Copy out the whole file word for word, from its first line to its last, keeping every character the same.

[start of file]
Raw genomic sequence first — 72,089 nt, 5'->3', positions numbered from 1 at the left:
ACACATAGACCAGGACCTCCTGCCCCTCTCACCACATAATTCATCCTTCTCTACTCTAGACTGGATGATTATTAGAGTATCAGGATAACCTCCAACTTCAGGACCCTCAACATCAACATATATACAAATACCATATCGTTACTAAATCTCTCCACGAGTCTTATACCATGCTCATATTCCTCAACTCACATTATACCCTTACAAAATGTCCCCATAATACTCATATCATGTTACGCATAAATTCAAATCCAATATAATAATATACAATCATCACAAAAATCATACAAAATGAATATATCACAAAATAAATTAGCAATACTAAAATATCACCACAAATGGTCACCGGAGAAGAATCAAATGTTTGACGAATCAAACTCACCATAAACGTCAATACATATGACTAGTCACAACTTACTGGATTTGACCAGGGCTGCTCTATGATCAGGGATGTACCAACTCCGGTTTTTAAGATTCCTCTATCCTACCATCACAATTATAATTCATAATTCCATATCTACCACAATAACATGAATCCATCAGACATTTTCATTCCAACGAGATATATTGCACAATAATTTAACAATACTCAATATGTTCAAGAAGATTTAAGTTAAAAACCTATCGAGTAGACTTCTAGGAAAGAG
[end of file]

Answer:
Raw genomic sequence first — 72,089 nt, 5'->3', positions numbered from 1 at the left:
ACACATAGACCAGGACCTCCTGCCCCTCTCACCACATAATTCATCCTTCTCTACTCTAGACTGGATGATTATTAGAGTATCAGGATAACCTCCAACTTCAGGACCCTCAACATCAACATATATACAAATACCATATCGTTACTAAATCTCTCCACGAGTCTTATACCATGCTCATATTCCTCAACTCACATTATACCCTTACAAAATGTCCCCATAATACTCATATCATGTTACGCATAAATTCAAATCCAATATAATAATATACAATCATCACAAAAATCATACAAAATGAATATATCACAAAATAAATTAGCAATACTAAAATATCACCACAAATGGTCACCGGAGAAGAATCAAATGTTTGACGAATCAAACTCACCATAAACGTCAATACATATGACTAGTCACAACTTACTGGATTTGACCAGGGCTGCTCTATGATCAGGGATGTACCAACTCCGGTTTTTAAGATTCCTCTATCCTACCATCACAATTATAATTCATAATTCCATATCTACCACAATAACATGAATCCATCAGACATTTTCATTCCAACGAGATATATTGCACAATAATTTAACAATACTCAATATGTTCAAGAAGATTTAAGTTAAAAACCTATCGAGTAGACTTCTAGGAAAGAG